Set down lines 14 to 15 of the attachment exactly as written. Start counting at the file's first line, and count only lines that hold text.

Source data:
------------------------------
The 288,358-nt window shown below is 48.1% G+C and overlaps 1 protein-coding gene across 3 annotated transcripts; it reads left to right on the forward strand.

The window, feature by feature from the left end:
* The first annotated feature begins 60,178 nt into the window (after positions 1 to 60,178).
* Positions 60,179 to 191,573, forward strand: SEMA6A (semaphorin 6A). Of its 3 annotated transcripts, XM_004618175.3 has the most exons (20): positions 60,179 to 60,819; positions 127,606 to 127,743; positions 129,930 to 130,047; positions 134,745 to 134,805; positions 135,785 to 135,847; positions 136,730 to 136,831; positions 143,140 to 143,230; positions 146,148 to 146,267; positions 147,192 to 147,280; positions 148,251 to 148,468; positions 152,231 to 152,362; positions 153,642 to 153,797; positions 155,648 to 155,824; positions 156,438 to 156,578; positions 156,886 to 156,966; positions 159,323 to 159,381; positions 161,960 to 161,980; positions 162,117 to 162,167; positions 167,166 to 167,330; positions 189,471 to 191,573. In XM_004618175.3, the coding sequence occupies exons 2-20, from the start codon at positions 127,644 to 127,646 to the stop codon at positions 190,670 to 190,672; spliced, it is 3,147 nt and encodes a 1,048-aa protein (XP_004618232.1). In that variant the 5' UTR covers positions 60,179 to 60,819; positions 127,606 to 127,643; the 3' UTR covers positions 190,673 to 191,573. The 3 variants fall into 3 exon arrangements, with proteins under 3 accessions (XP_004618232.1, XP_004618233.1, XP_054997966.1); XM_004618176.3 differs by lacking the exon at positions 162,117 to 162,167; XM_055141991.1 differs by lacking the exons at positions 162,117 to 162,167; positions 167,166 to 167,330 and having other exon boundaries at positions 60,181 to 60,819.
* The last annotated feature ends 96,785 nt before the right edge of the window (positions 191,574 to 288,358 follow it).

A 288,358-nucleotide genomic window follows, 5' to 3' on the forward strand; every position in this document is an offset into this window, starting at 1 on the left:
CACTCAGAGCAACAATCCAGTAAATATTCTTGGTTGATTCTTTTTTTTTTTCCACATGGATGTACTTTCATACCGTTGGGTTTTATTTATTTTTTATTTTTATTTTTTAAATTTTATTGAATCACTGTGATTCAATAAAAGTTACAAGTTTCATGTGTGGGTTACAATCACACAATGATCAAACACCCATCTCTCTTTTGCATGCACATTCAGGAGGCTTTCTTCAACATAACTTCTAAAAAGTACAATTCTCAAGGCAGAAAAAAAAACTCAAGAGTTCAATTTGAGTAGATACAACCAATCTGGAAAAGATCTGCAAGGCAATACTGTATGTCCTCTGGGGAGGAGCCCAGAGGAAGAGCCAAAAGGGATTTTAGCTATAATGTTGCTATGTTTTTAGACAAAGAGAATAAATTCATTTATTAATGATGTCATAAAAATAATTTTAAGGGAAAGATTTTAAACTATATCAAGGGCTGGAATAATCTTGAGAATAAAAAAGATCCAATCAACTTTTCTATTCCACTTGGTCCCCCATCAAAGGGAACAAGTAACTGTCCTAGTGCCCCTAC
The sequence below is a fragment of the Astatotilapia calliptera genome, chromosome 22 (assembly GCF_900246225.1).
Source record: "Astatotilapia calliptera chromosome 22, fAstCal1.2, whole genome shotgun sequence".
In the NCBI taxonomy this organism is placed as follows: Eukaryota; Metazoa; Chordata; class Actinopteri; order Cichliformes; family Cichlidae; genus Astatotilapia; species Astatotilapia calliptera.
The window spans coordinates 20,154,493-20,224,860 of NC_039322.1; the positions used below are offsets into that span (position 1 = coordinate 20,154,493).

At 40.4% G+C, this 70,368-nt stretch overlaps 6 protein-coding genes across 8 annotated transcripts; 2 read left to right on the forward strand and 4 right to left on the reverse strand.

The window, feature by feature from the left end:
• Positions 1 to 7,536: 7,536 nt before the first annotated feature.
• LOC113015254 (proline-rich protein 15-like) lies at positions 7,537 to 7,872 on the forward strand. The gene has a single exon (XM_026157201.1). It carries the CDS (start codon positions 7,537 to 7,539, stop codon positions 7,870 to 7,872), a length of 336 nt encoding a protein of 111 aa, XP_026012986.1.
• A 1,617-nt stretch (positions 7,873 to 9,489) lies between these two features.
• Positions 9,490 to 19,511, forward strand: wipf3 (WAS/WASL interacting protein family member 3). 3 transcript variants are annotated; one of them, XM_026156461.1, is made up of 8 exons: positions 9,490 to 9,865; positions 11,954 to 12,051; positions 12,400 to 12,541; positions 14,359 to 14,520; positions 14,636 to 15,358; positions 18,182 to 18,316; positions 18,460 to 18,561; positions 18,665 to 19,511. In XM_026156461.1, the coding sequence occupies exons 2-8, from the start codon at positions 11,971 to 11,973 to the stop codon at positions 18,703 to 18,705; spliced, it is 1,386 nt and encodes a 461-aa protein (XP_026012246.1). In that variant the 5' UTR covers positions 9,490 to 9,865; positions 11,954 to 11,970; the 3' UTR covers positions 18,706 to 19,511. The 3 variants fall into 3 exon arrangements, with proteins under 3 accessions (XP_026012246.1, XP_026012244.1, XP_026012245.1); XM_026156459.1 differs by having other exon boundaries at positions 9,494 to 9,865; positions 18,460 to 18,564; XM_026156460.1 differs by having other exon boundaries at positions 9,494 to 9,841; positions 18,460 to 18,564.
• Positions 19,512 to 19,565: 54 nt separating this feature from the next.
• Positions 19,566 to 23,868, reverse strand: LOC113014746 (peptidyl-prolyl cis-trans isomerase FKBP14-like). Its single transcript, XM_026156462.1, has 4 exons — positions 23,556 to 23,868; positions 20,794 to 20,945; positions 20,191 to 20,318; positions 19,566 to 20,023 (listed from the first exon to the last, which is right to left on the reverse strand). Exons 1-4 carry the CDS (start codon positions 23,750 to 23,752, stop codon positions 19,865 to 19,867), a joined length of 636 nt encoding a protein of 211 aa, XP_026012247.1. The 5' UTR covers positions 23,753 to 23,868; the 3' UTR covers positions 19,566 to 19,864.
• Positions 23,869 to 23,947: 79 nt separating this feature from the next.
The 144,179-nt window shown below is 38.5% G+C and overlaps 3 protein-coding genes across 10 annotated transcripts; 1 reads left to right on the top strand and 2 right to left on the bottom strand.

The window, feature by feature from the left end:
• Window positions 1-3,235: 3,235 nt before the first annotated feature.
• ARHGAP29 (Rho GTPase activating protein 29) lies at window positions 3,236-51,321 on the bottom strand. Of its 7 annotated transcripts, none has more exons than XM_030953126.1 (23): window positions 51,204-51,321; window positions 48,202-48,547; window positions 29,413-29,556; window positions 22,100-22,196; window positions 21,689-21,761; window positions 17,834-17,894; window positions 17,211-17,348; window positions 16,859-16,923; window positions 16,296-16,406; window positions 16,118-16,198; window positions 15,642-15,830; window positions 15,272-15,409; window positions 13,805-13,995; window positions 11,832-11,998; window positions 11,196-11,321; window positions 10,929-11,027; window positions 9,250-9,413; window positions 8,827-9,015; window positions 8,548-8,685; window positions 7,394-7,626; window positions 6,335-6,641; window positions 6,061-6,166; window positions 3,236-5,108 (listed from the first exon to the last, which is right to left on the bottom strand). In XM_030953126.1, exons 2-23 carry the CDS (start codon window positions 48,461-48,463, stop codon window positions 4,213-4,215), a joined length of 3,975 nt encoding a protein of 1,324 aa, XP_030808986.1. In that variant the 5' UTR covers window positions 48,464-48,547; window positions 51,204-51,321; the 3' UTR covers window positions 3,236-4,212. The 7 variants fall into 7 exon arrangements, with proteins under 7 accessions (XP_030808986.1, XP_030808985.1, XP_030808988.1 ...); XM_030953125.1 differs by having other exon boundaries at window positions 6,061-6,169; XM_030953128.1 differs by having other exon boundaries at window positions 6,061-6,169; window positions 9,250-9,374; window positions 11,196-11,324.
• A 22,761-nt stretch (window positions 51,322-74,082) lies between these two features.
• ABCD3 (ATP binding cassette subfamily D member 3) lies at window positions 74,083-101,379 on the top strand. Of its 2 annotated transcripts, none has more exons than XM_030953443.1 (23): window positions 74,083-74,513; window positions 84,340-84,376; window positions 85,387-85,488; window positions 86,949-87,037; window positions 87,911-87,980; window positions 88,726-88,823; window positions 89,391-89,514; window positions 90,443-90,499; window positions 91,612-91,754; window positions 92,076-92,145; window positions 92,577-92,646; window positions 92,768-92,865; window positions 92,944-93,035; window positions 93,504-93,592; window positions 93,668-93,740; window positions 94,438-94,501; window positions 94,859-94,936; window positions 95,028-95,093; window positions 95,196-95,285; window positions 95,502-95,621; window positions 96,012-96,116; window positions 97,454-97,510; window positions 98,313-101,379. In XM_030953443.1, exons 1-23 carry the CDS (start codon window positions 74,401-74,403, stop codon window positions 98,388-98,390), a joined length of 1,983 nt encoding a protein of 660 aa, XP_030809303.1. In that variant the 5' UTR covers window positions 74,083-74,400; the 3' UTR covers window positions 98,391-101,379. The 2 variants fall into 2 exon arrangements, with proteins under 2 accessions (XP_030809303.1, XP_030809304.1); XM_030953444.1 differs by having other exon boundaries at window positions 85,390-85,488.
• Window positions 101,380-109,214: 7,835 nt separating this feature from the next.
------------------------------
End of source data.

• Positions 1 to 7,536: 7,536 nt before the first annotated feature.
• LOC113015254 (proline-rich protein 15-like) lies at positions 7,537 to 7,872 on the forward strand. The gene has a single exon (XM_026157201.1). It carries the CDS (start codon positions 7,537 to 7,539, stop codon positions 7,870 to 7,872), a length of 336 nt encoding a protein of 111 aa, XP_026012986.1.